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After 7+ years on the streets, nonprofit group gets Ventura County veteran into his own apartment

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KCLU
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U.S. Army veteran Mikey Simpson checks out the view from the kitchen of his new Camarillo apartment. It's the first home the 61-year-old man has had in the last seven years, after living on the streets of the community.

Gold Coast Veterans Foundation continues to connect the county's veterans with housing and social services.

This is a big day for Mikey Simpson. The Army veteran is showing us around his Camarillo apartment. The 61-year-old man has been living on the streets for more than seven years.

"In the bushes, in the train tracks...wherever he could," said Rafael Stoneman.

Stoneman and his dog Leo are the Mobile Veterans Outreach Team for Ventura County’s Gold Coast Veterans Foundation.

"It's a whole team of organizations and people who are coming together to get Mikey off the streets, and into an apartment," said Stoneman.

He said this day was a long time in coming. Simpson didn’t want services, even though he’s living with a disability. He lost one of his legs. Still, it wasn’t easy to convince Simpson to accept help, especially because he didn’t want to leave Camarillo.

Stoneman said if Mikey had been willing to go to other nearby communities, they could have gotten him into housing quicker, but he wanted to be near family and friends in Camarillo.

The Gold Coast Foundation not only got Simpson into an affordable senior housing unit in Camarillo, it helped him get thousands of dollars in unclaimed back social security benefits.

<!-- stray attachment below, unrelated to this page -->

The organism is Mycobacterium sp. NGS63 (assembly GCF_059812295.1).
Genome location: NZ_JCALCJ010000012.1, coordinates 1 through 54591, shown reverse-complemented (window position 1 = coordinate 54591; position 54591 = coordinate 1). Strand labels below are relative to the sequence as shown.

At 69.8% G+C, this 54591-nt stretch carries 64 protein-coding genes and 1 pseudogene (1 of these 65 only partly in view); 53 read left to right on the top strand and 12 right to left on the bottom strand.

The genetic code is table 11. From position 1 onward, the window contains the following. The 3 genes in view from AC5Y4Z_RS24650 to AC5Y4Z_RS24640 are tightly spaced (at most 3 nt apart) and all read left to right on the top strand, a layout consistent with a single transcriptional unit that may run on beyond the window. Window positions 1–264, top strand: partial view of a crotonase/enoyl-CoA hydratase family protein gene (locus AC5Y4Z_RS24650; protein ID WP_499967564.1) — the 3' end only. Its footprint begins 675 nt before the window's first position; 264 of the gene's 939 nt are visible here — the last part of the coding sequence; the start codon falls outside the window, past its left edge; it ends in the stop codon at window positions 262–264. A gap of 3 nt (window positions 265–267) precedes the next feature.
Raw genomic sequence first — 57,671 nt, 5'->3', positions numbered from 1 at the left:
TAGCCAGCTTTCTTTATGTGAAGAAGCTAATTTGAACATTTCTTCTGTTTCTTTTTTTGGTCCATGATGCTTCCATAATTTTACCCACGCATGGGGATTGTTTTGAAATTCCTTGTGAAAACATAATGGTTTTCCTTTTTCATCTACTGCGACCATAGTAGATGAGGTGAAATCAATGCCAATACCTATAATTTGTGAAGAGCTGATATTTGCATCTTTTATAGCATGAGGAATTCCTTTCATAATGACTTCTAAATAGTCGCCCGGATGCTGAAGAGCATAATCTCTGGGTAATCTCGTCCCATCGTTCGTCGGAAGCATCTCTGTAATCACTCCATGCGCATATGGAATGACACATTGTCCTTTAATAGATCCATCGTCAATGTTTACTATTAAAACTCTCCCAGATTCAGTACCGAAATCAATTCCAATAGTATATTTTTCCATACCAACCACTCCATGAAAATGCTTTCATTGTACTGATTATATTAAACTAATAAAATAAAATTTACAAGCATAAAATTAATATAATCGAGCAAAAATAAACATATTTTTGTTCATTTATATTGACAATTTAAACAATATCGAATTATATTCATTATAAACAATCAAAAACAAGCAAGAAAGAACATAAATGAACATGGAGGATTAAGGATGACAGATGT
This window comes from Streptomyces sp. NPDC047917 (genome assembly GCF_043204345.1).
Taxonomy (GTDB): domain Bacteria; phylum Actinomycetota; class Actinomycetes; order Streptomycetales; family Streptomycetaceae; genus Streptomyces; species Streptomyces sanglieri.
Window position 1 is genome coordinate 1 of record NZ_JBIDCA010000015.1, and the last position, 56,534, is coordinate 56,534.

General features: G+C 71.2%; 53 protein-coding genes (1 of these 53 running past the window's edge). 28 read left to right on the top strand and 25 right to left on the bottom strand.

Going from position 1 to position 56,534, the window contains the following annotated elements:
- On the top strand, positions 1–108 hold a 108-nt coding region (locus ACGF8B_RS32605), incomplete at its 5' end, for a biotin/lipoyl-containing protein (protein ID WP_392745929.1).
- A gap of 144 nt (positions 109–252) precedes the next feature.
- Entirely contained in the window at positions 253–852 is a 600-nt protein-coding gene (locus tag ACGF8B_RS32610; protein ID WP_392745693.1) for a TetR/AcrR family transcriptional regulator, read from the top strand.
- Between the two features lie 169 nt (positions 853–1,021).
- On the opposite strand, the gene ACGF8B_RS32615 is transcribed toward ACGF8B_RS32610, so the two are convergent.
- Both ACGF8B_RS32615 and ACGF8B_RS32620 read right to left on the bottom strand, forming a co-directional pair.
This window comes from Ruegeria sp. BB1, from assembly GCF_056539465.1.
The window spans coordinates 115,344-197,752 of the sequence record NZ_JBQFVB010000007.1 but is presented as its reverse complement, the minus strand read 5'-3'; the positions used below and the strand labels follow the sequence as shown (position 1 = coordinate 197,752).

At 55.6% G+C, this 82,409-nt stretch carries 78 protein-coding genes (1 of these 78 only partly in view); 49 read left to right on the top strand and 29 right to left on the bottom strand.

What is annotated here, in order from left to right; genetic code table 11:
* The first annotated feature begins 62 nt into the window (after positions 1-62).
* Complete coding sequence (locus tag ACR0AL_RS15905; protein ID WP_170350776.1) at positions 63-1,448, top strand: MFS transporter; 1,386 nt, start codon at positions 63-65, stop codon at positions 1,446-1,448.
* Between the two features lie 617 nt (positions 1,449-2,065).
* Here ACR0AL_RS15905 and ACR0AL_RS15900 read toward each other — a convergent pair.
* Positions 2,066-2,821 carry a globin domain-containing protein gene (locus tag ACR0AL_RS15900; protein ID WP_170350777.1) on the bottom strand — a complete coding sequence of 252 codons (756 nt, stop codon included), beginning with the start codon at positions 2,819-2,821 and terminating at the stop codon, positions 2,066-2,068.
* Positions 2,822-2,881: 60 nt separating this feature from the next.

Cassandra Villareal is an outreach case manager at Gold Coast who was part of the team helping Simpson.

"There's a lot of moving parts," said Villareal. "There was a lot of different hands involved in getting to today."

The more than 15-year-old non-profit provides a variety of services for Ventura County veterans, as well as helping them navigate government bureaucracy to get help.

Simpson admits he’s still getting used to the idea of the one-bedroom apartment he now calls home.

"Down by the railroad tracks, I had a 20 by 30 foot tarp, which was quite big," said Simpson.

He admits one of the strangest things is something most of us take for granted. He now has a safe, and secure place to store his possessions.

This is a little victory for the non-profit. It has a much larger project in the works. It’s hoping to build a “Veterans Village” to help get homeless veterans off the streets, and into safe short and long term housing where they can also receive needed social services.

Lance Orozco has been News Director of KCLU since 2001, providing award-winning coverage of some of the biggest news events in the region, including the Thomas and Woolsey brush fires, the deadly Montecito debris flow, the Borderline Bar and Grill attack, and Ronald Reagan's funeral.